POWERFUL UPHILL FINISH. Alejandro Valverde made a strong statement about his intentions for winning the 95th Tour de France. On the 1 km uphill finish of a rolling 197.5-kilometer race, the Spaniard broke out of the leading group, powerfully out-kicking all competitors to win Stage 1 going away. Tour contenders Cadel Evans and Kim Kirchen were in the leading group, but they were no match for Valverde's explosion of power on this day.
STAKING A CLAIM. So, Valverde, the only rider in this Tour de France to have previously won a stage in a head-to-head mountain climb against Lance Armstrong, stakes his claim in this year's Tour. The recently-crowned Spanish national champ and winner of this year's Dauphine Libere, dons the Yellow Jersey of the overall race leader. Will he be able to keep it throughout the next 20 stages? Or was it enough, for now, to serve notice on Evans, Kirchen, Sastre and other contenders? We'll see.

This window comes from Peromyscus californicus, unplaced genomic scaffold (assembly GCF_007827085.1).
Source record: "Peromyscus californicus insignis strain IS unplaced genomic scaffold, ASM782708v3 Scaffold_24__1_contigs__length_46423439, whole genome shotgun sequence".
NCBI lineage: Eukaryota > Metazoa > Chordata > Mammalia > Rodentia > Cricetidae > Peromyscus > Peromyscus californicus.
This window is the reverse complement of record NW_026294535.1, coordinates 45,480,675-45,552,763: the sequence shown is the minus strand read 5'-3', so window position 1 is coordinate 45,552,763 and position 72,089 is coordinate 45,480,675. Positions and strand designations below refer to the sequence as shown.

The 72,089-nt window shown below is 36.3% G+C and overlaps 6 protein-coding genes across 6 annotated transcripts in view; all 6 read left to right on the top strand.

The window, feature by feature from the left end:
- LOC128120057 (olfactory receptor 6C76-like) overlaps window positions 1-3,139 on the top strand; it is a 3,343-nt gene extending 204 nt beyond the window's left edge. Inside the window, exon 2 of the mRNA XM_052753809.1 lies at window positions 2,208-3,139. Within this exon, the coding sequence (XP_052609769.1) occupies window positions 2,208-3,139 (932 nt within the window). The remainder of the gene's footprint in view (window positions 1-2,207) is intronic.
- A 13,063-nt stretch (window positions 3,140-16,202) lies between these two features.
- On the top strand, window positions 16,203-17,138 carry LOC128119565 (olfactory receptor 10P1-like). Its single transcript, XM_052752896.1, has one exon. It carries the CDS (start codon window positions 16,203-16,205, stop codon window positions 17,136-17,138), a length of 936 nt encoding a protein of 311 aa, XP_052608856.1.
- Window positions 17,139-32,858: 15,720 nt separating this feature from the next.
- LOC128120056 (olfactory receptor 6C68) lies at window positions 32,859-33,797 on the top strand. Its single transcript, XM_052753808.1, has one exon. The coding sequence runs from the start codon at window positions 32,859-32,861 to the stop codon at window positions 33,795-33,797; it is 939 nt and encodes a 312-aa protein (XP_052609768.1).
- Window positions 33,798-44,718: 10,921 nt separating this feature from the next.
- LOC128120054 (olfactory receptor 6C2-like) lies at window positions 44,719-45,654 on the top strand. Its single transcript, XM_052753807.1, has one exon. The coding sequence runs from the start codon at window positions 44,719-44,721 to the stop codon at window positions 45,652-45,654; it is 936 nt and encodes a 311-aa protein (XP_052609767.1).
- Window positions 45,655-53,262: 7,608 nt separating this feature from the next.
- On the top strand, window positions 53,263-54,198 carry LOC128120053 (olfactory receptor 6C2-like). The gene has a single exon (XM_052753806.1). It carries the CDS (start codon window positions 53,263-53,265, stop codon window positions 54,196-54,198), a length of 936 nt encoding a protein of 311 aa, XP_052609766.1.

SOLER RECOVERS, BUT HIS BID IS JEOPARDIZED. One of the top contenders was involved in a crash that jeopardizes his chances of winning the Tour. Maurico Soler of Columbia was able to finish the stage, but rolled across the line over 3 minutes after Valverde and the peloton. He may have reinjured a wrist broken in the Giro d'Italia. Soler was last year's Polka-dot Jersey winner, indicating he was the best climber--King of the Mountains.
EIGHT ESCAPEES CAUGHT. The stage featured a day-long breakaway by 8 solid riders, including a few former stage winners like Thomas Voekler and Stephen Auge. Working together, they sprang ahead of the peloton by as much as 8 minutes at one point. But the peloton picked up the pace and steadily reeled the last of the escapees in within 2 km of the finish line. That's a classic maneuver you will repeatedly see during the Tour. Under certain conditions, the peloton will allow a few riders to spring ahead (escape) early in the stage. However, the team leaders in the peloton will decide when it's time to chase the escapees down. It's carefully calculated to catch the escapees before the finish line. Sometimes, however, the peloton waits too long or the escapees work together or are strong enough to stay away and win the stage. It's interesting strategy to observe.